Caledonia Yawl
The other boat that caught my eye was a strip-planked kayak build by Nick Schade. There's a lot to be said for strip planking, but I have never been a fan of bright-finished strippers. They always look too busy to me.

But this year Nick had a beauty where he took the time to select and match the strips so that they blended together well enough that from several feet away, you could hardly notice the strips. In fact, it looked planked, rather than stripped.

Strip planks that don't looked striped
These are all strips of cedar, but cedar varies greatly in color. You can see how Nick has selected the colors to create a sheer strake and bottom, with a couple of trim stripes for accent. Very well done.

Another boat I'd like to build sometime. Where will I find the time, though?

Finally, I made two purchases at the show: a decent riggers knife that Hamilton Marine had on sale for an irresistible price:

My new riggers knife
This is something I've needed for a long time, but good knives are so expensive I've been making due with an old one that didn't have a spike. Eric was never without a sharp riggers knife, and seemed slightly disgusted that I didn't have one in my pocket, not once, but several times!!! I won't be embarrassed the next time someone asks, "do you have a knife?" Seems like a really nice tool.

At another booth, two young men were showing off their blacksmith skills. They had a wide variety of caulking irons and other heavy duty tools that I probably will never need, and a small variety of shop-made cabinetry hardware, like hinges and knobs.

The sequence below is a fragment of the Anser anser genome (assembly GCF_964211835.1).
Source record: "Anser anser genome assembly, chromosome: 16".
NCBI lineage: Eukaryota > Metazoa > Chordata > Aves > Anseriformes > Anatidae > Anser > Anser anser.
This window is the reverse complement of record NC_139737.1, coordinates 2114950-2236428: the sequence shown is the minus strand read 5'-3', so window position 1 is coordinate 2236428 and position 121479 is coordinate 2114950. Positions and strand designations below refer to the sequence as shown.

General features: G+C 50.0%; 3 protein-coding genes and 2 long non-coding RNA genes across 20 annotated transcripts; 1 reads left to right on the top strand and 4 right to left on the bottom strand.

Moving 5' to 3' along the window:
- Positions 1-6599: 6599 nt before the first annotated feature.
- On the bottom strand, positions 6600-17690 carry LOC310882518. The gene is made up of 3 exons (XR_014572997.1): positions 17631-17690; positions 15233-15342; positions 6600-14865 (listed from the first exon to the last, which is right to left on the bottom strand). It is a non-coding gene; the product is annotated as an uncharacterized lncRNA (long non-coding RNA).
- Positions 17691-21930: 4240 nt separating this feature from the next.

The little drawer that I made for my new galley still didn't have a knob, because I've been waiting to find the 'right' one. The ones you can find at Home Depot and hardware stores looked a bit too polished for my little gallery. I just couldn't warm  up to any of them. But I was instantly taken by the wrought iron knobs made by these two gents. They didn't have any stock, but they let me buy one of the demonstrator knobs.

Hand made iron knob
It looks positively medieval, with the hammer marks showing in the iron, but I love it. I think it looks just right on my rather crude hand-made drawer.

Love it.
I would love to give these two young guys a plug, but I've lost their business card. If you were at the show and visited the blacksmith booth across from the Wood Mizer booth, and have any of their contact information, please leave it in the comments below, or send me an email. Thanks!

So, all in all, a very productive and worth-while show.

And, I'm back to building, at least for a little while...


Next Episode:  Bucksaw

2 comments:

  1. Just mind that you aren't thrown in to that knob when in a seaway John, it looks like it could pierce you and then get a hold!

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  2. Gosh, you are right! It looks like the tip of a spear. I never thought about that.

    Luckily, this drawer is really tucked away, under the side deck. No way you could ever be thrown against it.

    I just realized I haven't posted a picture of the installed dish rack--or even taken a picture of it. I'll do that next time.

    But definitely something to think about when selecting a knob.